Viva la Befana Posted by Serena on Jan 6, 2009 in Culture
“Epifania, tutte le feste si porta via” (Epiphany brings an end to all the festivities).
Epifania, a Latin word with Greek origins, means “(festival of) the apparition” or “manifestation (of the divinity)”. In the Catholic church the Epifania celebrates the visit of the Re Magi (the Wise Kings) to Gesu’ Bambino (Baby Jesus) on the 6th of January. In common speech however Epifania has been transformed into the word befana.
The Story of La Befana
Legend has it that on their way to Bethlehem, the Re Magi met an old woman, la Befana, and invited her to go with them to visit Gesu’ Bambino. As it was a very cold night the old woman decided against travelling with the Re Magi but to follow on instead at daylight. The following morning la Befana prepared a basket with some presents to take to Gesu’ Bambino, but when she arrived at the stable she found it empty, the Holy Family having fled to Egypt to escape the wrath of King Herod. Every year thereafter la Befana, full of remorse, travels far and wide on the night between the 5th and the 6th of January to leave a present for every child in the hope that one of them may be Gesu’ Bambino.
“La Befana vien di notte con le scarpe tutte rotte” (the Befana comes in the night with her shoes all broken) and leaves presents in the calza (stocking) that children hang near the fireplace or at the bottom of the bed. La calza della Befana (the Befana’s stocking) usually contains some cioccolatini (chocolates), torrone (nougat), noci (nuts), mandarini (tangerines), and a little present sticking out at the top. But “se il bambino e’ stato cattivo” (if the child has been naughty) then he/she will find il carbone della Befana (the Befana’s charcoal, which is actually a black colored rock sugar) instead of a present. When my older brother was 5 years old he had been very naughty over the Christmas holiday, and my parents decided not to give him a present but, as we lived abroad, they couldn’t get hold of any carbone della Befana, so they got some real carbone instead. On the morning of the 6th of January when my brother looked in his calza he was shocked to find a lump of charcoal. After a few speechless moments he turned towards my father with a big grin and said: “Guarda papa’, la Befana ti ha portato il carbone per la griglia!” (Look dad, the Befana has brought you the charcoal for the barbeque!).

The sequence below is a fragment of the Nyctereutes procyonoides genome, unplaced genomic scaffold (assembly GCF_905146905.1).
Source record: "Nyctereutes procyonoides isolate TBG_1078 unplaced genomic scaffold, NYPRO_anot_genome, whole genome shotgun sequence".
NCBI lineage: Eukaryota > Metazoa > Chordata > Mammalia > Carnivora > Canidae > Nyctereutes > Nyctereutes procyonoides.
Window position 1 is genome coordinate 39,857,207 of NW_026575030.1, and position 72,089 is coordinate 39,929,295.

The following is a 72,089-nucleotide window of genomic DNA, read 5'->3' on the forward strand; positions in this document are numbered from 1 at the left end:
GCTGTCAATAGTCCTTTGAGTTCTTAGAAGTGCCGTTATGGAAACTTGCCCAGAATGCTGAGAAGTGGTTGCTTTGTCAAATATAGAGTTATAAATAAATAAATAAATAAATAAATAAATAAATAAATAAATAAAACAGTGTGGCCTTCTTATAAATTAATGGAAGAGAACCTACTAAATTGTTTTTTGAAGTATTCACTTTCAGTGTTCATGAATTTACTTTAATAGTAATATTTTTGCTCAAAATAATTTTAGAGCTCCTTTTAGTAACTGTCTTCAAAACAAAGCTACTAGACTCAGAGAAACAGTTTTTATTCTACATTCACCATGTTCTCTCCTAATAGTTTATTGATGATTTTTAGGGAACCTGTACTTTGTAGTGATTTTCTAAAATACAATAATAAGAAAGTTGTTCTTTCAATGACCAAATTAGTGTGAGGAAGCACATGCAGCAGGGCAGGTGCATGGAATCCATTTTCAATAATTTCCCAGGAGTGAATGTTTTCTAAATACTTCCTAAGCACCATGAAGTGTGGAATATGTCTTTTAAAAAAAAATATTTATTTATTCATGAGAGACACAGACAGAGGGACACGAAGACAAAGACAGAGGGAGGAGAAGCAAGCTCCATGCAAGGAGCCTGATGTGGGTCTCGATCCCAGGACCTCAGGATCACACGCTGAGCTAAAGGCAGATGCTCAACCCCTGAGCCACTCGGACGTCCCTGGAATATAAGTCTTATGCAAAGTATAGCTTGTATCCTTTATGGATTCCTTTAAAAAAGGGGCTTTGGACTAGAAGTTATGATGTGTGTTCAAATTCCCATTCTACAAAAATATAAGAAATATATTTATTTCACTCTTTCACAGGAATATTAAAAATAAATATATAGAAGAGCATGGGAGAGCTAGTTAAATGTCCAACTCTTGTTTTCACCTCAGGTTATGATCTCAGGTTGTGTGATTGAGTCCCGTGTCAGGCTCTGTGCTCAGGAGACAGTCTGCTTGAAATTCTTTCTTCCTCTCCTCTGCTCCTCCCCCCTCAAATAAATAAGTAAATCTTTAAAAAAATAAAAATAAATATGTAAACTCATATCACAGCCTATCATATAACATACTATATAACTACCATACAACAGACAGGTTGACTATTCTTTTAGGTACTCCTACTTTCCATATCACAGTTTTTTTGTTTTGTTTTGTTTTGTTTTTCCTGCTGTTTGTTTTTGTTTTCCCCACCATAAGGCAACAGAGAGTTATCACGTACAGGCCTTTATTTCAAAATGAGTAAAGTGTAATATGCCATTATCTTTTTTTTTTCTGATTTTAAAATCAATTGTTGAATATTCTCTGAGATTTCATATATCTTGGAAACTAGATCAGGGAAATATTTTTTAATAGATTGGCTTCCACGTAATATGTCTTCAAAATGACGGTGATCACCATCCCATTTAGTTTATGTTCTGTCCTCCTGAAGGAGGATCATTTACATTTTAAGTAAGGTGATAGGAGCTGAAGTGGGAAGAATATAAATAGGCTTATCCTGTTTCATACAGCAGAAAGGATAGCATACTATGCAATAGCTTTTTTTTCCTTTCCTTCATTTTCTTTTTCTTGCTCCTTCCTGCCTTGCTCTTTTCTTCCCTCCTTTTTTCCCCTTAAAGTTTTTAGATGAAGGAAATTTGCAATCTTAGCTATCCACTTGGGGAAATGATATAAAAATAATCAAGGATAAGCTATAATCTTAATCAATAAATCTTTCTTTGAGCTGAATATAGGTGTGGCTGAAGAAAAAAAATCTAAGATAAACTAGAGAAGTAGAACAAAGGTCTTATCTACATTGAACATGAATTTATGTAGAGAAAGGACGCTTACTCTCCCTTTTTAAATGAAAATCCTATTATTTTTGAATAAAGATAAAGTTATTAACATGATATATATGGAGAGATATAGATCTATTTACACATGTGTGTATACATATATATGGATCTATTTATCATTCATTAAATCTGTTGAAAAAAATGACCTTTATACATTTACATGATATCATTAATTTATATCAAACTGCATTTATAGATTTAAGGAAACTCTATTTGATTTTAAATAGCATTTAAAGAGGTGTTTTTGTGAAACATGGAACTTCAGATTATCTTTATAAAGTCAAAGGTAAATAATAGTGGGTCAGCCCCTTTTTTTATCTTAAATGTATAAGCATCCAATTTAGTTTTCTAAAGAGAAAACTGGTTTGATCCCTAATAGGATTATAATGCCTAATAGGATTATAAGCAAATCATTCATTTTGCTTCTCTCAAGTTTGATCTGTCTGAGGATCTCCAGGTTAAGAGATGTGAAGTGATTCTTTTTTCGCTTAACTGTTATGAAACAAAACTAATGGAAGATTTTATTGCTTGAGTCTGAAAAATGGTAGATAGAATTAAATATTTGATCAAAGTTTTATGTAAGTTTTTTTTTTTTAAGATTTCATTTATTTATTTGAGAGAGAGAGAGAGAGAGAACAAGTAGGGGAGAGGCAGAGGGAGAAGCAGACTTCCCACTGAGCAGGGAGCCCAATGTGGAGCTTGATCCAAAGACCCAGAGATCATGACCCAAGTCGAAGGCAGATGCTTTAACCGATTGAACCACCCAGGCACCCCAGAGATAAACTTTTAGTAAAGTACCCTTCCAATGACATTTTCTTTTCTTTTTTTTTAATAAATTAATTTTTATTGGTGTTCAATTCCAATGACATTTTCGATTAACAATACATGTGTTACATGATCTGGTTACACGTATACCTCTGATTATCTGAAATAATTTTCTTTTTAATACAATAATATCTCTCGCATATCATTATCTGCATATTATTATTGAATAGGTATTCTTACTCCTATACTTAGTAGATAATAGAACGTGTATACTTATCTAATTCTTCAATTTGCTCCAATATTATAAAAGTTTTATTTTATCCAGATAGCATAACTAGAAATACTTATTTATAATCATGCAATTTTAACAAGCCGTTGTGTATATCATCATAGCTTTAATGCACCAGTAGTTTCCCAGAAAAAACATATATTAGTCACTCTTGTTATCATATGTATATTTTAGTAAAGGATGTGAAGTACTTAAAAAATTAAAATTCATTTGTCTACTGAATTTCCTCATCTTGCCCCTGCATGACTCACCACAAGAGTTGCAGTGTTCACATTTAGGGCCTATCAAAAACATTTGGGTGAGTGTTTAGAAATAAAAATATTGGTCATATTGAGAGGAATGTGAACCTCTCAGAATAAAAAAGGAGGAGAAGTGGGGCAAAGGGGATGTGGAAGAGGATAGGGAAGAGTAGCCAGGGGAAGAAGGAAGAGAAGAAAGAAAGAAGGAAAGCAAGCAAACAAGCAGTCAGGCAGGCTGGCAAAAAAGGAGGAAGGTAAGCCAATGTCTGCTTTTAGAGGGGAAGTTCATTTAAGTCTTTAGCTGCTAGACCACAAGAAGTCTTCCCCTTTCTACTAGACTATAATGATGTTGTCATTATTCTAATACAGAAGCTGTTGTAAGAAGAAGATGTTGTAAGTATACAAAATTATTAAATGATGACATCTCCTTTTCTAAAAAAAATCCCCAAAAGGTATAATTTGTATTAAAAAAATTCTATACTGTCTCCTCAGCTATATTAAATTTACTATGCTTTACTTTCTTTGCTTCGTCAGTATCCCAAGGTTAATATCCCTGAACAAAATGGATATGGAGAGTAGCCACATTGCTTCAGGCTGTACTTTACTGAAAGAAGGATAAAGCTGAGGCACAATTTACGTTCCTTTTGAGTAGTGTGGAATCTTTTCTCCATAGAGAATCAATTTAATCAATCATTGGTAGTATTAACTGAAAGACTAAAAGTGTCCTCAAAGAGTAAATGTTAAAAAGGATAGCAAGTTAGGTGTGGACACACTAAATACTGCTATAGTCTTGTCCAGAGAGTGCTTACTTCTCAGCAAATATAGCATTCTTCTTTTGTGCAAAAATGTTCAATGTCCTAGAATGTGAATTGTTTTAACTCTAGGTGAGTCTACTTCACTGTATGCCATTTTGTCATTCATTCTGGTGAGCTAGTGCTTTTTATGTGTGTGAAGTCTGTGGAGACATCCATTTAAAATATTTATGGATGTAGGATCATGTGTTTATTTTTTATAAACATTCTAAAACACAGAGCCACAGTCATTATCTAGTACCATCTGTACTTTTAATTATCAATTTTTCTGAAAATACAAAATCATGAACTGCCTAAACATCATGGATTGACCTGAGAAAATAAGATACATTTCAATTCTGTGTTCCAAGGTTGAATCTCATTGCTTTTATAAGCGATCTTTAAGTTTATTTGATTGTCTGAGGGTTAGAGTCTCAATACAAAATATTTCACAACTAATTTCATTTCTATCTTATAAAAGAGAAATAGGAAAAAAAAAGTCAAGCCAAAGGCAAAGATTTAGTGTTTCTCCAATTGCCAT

Traditionally Italian children used to get presents only from the Befana at the end of the Christmas holiday and not from Papa’ Natale (Father Christmas) or Gesu’ Bambino. When we were older my mother told us that as a child she used to get very upset about only receiving her presents on the day before going back to school, having spent the whole of the Christmas holidays playing with her old toys. When she grew up and found out about Papa’ Natale, she decided to adopt his tradition so that when she had children they could enjoy their presents for the whole of the holiday. I would imagine that something similar has happened in most Italian families because these days every child gets presents both on Christmas day and for Befana! But despite the arrival of Papa’ Natale and Gesu’ Bambino, la Befana is still a deeply rooted Italian tradition, and when some years ago the Italian government decide to delete this festivity from the school calendar because they believed it was redundant, most Italian families refused to send their children to school on that day. After a couple of years the government had to give in and reintroduce la Festa della Befana.
Viva la Befana!
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